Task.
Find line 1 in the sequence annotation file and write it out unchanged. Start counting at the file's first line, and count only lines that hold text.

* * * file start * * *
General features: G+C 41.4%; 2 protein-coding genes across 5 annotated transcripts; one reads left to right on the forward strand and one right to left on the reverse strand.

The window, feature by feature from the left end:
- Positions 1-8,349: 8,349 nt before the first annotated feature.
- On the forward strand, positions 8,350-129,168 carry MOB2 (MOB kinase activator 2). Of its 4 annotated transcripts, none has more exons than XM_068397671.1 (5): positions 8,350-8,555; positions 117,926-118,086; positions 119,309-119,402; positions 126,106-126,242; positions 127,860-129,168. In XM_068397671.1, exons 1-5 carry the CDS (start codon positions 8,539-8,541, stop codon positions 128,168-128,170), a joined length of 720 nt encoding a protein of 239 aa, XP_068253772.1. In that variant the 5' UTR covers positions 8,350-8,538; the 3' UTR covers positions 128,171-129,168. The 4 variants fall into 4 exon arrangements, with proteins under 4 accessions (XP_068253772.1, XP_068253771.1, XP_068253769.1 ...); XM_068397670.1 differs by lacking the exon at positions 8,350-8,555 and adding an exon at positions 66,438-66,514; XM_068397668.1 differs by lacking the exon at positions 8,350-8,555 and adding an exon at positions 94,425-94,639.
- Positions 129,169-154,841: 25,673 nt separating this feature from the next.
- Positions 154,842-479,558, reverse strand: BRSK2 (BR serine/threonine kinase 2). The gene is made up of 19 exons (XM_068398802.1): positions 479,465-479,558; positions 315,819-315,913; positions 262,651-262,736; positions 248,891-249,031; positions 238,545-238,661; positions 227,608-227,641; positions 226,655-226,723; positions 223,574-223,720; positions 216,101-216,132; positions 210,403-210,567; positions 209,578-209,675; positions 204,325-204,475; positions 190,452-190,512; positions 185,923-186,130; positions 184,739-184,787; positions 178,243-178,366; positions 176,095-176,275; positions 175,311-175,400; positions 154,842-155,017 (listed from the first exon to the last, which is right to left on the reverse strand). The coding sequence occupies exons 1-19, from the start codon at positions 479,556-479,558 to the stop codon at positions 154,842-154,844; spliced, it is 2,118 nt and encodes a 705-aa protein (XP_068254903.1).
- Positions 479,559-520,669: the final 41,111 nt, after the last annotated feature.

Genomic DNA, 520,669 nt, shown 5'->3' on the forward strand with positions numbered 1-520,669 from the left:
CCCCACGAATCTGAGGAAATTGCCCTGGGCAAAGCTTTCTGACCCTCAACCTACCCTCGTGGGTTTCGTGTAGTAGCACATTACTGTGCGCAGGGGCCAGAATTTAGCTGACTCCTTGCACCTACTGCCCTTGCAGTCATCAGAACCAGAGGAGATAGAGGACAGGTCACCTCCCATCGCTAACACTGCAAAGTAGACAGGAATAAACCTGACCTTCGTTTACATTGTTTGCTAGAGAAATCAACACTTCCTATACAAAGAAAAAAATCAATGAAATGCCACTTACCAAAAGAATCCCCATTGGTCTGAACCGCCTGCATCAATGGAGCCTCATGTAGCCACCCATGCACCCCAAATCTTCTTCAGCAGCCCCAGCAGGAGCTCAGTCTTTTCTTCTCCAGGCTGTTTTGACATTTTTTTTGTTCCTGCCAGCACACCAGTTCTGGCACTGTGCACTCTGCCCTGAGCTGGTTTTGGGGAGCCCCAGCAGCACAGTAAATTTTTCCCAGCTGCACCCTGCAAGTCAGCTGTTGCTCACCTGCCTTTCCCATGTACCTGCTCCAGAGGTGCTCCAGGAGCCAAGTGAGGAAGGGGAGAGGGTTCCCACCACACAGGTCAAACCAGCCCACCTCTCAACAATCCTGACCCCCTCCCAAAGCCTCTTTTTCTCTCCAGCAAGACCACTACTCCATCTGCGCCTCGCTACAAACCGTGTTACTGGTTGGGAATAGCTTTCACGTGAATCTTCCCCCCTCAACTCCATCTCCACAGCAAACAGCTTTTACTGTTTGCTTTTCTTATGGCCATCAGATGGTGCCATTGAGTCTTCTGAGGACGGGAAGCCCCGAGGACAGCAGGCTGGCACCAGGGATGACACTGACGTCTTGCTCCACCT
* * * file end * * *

General features: G+C 41.4%; 2 protein-coding genes across 5 annotated transcripts; one reads left to right on the forward strand and one right to left on the reverse strand.